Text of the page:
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This blog has had to take a backseat as work and life have become busier. I will find a balance between the three soon, and begin posting more regularly here. Thanks to any readers who have stuck around despite the lack of consistent posts.

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Defenders of Wildlife CEO Jamie Rappaport Clark recently published an interesting article examining the ethics of de-extinction. De-extinction, or the practice of using preserved DNA to bring extinct animals back to life, might sound like something out of a science fiction novel, but in reality scientists have the tools they need to make this possible, thus shifting the conversation from ‘can we’ to ‘should we’.

The most popular examination of de-extinction is, arguably, the book and movie Jurassic Park. Stephen King’s story appealed to the curious masses, popularizing the concept of bringing back prehistoric species. Although restoring  dinosaur populations is outside the realm of current scientific capabilities, there is a potential to re-introduce other prehistoric creatures. According to Clark, the woolly mammoth is one species scientists are looking at bringing back. As Clark mentions, with the new-found ability to recreate extinct species comes a new-found responsibility to examine whether doing so is ethical. She points out that the woolly mammoth was driven to extinction by several factors: hunting, climate change, and habitat loss. The habitat the woolly mammoth once occupied no longer exists in the same state. Furthermore, how will the mammoths learn behaviors like foraging skills and predator response if there are no previous mammoths to teach it? Most likely, they would have to exist in artificial habitats controlled by humans. What, then, is the purpose of de-extinction if the mammoths wouldn’t be able to occur naturally in the wild? The purpose is obvious: to satisfy human curiosity.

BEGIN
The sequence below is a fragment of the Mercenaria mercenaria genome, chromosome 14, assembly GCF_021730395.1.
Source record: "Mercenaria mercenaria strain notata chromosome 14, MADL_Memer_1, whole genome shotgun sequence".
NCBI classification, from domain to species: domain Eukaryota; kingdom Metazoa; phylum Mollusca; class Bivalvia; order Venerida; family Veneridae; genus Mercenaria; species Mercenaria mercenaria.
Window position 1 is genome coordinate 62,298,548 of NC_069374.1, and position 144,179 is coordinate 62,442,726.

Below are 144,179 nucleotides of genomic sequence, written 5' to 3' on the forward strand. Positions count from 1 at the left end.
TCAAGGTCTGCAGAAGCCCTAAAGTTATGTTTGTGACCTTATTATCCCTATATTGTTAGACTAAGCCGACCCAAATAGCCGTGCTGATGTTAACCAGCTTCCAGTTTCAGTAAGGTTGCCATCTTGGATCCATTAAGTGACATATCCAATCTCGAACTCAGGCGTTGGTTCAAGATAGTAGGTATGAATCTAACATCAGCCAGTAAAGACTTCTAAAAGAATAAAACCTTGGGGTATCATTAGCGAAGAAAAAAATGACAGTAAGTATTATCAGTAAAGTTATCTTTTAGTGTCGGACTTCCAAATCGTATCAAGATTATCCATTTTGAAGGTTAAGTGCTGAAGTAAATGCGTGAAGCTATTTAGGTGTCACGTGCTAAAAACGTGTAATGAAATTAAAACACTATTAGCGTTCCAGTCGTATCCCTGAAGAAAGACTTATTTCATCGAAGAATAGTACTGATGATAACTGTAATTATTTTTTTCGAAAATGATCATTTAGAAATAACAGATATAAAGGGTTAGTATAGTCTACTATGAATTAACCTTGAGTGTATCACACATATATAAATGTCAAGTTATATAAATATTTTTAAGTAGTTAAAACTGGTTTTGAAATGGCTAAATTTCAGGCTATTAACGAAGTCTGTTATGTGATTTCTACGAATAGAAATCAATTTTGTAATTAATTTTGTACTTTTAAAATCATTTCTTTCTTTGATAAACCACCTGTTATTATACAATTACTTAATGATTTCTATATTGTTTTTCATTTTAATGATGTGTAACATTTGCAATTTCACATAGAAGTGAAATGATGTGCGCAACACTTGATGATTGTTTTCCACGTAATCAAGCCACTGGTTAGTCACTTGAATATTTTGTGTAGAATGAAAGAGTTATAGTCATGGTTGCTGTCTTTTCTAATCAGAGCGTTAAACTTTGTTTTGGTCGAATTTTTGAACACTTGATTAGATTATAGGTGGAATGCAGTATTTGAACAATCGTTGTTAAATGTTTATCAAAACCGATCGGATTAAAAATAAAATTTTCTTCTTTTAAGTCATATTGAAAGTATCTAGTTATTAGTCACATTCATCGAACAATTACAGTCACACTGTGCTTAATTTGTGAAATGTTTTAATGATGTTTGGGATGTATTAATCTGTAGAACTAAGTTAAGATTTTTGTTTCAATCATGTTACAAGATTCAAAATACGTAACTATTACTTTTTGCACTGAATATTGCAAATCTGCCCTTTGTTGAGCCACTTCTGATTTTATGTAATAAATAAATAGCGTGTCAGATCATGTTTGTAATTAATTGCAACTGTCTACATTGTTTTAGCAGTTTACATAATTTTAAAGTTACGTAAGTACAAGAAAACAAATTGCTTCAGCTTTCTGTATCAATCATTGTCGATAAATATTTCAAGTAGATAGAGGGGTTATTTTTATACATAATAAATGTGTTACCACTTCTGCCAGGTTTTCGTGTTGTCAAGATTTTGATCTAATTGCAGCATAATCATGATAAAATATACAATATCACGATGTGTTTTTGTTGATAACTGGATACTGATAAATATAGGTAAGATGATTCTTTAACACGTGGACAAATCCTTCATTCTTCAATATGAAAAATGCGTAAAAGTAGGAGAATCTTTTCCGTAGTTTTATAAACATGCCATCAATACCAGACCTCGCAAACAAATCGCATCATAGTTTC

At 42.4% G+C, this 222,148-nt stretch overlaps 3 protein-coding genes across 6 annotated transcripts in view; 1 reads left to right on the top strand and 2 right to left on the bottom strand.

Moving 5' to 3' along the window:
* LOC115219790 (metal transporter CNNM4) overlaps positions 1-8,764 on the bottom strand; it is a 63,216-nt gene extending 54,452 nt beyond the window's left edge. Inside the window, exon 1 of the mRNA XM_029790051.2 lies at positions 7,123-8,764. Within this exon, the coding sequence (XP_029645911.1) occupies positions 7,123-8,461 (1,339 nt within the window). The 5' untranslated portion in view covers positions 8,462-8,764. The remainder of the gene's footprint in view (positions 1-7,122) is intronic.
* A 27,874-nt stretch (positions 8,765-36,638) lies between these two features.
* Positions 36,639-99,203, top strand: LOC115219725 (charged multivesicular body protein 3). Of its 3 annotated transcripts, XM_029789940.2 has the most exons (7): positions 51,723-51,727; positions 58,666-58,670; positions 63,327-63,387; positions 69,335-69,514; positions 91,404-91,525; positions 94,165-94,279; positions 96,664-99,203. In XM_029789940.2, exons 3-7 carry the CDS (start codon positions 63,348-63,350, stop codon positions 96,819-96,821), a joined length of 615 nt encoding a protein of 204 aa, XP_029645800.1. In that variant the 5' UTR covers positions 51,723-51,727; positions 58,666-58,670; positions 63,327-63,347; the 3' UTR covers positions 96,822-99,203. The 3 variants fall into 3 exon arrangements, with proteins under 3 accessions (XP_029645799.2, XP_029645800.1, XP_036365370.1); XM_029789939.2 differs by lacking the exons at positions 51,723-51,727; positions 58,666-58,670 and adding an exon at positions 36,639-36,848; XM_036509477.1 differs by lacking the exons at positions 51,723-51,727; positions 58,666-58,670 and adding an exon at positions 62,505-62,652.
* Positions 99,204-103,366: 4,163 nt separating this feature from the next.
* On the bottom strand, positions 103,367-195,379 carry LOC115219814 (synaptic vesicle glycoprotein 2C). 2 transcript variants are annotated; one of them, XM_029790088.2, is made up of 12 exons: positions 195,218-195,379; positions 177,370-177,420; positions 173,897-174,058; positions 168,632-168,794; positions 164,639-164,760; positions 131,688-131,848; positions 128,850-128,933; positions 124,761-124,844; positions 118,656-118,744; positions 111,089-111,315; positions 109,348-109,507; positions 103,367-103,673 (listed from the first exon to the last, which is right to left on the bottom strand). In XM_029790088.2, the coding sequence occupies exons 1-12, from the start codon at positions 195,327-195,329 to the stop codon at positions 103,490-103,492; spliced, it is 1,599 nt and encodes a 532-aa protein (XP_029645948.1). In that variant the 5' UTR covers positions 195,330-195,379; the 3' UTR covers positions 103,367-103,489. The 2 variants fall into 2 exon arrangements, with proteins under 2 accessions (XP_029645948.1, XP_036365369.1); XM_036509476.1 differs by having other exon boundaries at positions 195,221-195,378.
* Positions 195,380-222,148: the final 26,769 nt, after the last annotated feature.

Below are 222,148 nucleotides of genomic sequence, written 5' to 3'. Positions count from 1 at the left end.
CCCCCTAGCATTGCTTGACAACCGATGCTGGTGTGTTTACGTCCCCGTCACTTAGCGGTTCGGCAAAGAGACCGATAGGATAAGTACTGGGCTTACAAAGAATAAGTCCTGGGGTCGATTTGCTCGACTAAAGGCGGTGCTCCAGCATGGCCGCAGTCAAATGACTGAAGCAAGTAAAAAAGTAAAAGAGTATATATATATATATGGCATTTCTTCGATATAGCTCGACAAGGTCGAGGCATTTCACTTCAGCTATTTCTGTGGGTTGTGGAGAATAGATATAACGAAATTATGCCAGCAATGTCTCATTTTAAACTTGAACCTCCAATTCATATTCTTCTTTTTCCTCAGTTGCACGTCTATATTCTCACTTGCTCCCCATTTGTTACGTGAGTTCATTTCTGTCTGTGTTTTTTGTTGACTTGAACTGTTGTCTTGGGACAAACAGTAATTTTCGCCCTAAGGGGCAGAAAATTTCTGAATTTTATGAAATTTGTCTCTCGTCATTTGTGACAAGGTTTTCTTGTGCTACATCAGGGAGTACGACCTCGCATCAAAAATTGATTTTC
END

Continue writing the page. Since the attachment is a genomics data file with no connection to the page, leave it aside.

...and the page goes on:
The passenger pigeon is another species that is being considered for de-extinction. This bird succumbed in part to habitat loss but primarily to hunting, and herein lies another ethical challenge. Humans played a major role in the extinction of the passenger pigeon, hunting the birds en masse for their meat. Should we bring back this species that we’ve already driven to extinction once? Isn’t this treating the effect, not the cause? And does this pave the way for a global apathy towards current conservation efforts? Clark says, “There is a real threat that the excitement of de-extinction could unintentionally undermine current species conservation.” If we have the option to ‘bring back a species later,’ what motivation are we left with to preserve species and habitats now?

Bringing a species back from extinction to satisfy a human curiosity is no less selfish than the behaviors that led to that or other extinctions in the first place. The argument about the ethics behind de-extinction seem to come back to this point: de-extinction treats the effect instead of the cause. We need to prioritize the conservation of species that are facing extinction today, in current ecosystems and climate stages, instead of trying to bring back species that have already been driven to extinction. Focusing on de-extinction takes money and resources away from conservation crises that are occurring now. We need to stay present in our conservation efforts. Bringing back the woolly mammoth might quench our curiosity about this ancient species, but it won’t help preserve species that are in peril today*.

Link: De-Extinction: A Lifeline or Pandora’s Box?